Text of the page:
Abe talks a good game on empowering women, but now he has a chance to make a breakthrough gesture. Photographer: Franck Robichon/Pool via Bloomberg
Abe talks a good game on empowering women, but now he has a chance to make a breakthrough gesture. Photographer: Franck Robichon/Pool via Bloomberg

Those who think Japan is suddenly in the throes of a feminist revolution should take a look at a new survey on gender in the world’s third-biggest economy.

In December 2012, Shinzo Abe returned to the prime minister's residence determined to end Japan's decades-long funk and raise living standards. Empowering women, a chronically underutilized resource, was a key pillar of so-called Abenomics. But 19 months on, the Meiji Yasuda Institute of Life and Wellness finds that 40 percent of men and women in their 20s, 30s and 40s still think a woman's place is in the home, while men should work full time. We're not talking about Japanese in their 70s, but a post-feminist demographic that includes Japanese millennials.

Abenomics

Clearly, ingrained gender perceptions die hard in deeply patriarchal societies. Japan is missing two vital elements needed to alter its gender dynamics: change agents and role models. In the weeks ahead, Abe has the power to address both as he reportedly plots a reshuffling of his cabinet by early September. If he really wants to breathe life into his pro-women agenda, the best thing he could do would be to appoint several new female ministers to key posts like finance, foreign affairs and chief cabinet secretary.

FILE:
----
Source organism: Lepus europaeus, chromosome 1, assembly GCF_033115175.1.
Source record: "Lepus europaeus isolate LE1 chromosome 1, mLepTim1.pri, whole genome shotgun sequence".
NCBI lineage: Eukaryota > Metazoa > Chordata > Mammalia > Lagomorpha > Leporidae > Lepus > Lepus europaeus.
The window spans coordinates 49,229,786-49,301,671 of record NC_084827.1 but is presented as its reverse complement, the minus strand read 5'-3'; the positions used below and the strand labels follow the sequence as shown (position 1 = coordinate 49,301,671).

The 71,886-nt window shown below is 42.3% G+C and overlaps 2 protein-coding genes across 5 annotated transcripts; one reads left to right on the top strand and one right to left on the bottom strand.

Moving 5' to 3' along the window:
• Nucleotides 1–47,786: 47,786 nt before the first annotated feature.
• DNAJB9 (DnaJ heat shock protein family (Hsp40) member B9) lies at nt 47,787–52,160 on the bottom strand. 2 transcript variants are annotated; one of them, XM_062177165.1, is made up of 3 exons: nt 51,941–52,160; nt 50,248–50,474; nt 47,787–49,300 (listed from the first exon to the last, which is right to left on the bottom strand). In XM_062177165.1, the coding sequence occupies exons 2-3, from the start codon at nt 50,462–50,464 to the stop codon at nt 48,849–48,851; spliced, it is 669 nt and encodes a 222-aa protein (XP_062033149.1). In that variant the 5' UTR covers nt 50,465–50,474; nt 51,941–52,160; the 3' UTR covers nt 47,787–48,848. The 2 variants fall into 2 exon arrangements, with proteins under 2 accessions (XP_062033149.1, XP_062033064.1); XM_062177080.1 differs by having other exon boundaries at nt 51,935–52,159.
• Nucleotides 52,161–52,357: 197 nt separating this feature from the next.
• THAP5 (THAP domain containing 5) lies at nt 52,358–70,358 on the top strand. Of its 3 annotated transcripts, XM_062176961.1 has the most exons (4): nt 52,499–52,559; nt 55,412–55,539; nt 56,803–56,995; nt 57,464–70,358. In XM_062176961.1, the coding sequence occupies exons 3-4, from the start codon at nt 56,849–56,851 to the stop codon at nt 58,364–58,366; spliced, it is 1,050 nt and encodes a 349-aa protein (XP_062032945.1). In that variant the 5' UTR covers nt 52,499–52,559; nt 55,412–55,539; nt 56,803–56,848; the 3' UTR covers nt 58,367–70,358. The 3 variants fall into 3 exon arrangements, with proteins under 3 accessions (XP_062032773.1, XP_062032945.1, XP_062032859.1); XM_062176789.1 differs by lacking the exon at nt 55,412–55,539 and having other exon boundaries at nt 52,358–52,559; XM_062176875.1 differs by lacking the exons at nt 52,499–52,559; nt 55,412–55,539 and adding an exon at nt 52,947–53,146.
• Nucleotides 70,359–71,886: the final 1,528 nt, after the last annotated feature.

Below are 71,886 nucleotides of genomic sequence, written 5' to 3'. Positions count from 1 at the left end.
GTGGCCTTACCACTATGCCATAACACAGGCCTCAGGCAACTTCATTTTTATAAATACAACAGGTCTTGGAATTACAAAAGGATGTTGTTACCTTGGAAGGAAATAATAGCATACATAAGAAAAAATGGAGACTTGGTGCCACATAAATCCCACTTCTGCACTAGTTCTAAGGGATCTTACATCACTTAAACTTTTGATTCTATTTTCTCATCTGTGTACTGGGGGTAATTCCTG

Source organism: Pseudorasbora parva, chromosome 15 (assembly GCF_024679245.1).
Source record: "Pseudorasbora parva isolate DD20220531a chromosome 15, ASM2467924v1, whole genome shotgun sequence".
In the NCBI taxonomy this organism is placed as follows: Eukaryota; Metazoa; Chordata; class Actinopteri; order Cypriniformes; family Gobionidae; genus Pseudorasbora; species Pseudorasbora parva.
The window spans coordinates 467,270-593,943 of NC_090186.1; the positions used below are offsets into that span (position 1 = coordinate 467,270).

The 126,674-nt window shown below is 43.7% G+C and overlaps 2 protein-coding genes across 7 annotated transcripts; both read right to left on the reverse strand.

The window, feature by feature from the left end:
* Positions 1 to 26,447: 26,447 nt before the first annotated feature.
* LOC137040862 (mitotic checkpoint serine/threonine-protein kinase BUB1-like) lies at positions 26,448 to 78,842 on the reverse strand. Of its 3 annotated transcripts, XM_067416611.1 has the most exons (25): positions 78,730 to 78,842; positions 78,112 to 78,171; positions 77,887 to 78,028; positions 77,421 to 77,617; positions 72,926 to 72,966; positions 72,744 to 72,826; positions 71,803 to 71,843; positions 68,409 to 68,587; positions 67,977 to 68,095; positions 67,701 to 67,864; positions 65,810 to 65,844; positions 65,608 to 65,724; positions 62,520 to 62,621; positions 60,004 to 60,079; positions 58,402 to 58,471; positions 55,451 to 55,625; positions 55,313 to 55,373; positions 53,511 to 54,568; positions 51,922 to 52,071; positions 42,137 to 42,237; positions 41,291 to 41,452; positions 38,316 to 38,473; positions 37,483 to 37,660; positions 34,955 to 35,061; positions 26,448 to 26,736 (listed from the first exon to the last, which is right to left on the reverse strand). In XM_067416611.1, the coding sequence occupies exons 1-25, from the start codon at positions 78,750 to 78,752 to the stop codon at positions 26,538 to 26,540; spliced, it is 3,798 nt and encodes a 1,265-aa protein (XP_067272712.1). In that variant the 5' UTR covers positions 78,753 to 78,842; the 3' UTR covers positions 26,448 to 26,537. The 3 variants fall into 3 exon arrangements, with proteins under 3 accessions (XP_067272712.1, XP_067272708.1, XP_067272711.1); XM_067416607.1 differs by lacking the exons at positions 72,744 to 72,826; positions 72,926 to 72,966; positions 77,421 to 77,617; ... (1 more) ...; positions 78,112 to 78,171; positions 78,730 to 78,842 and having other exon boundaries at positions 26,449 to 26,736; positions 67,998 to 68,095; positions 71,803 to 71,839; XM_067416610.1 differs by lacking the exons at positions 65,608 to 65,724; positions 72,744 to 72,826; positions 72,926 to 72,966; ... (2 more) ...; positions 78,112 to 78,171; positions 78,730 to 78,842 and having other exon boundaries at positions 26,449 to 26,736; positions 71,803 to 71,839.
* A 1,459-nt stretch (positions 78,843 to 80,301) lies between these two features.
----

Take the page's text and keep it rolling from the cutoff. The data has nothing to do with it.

I've taken Abe's Liberal Democratic Party to task in the past for only naming women to, well, women's posts. Abe currently has two female cabinet members: Masako Mori as gender equality minister and Tomomi Inada as administrative reform minister. Neither job is what you'd call high profile or international, and neither comes with real power. These may be worthy appointments, but they are not groundbreaking.

According to Kyodo News, Abe plans to retain Finance Minister Taro Aso and Economy Minister Akira Amari in his new cabinet. Why? Because these guys have done a bang-up job restructuring things? Neither man has managed to implement even one of Abe's deregulatory steps and they're keeping their jobs? The only real headlines Aso has made have been for unseemly comments about Nazis or the elderly. You'd think by now Amari would see that the U.S.-led Trans-Pacific Partnership is stalled and that Japan should lower trade barriers on its own. Perhaps women in these jobs could do better. And why not replace Foreign Minister Fumio Kishida with a woman, too? It's not like Japan's diplomatic standing has improved appreciably since December 2012.

So far, Abe's "Womenomics" push has been all talk, no action. And even the optics haven’t always fit with the program. Last month, when Tokyo assemblywoman Ayaka Shiomura faced sexist taunts from male colleagues while giving a speech, Abe barely came to her defense. His reticence undermined his feminist credentials in nation where the percentage of women in parliament trails even Saudi Arabia.

To alter prevailing gender views and enliven economic growth, Abe is prodding Japan’s private sector to allow more women into the board room. Sounds great Mr. Prime Minister, but you first.

To contact the author of this article: William Pesek at wpesek@bloomberg.net

To contact the editor responsible for this article: Nisid Hajari at nhajari@bloomberg.net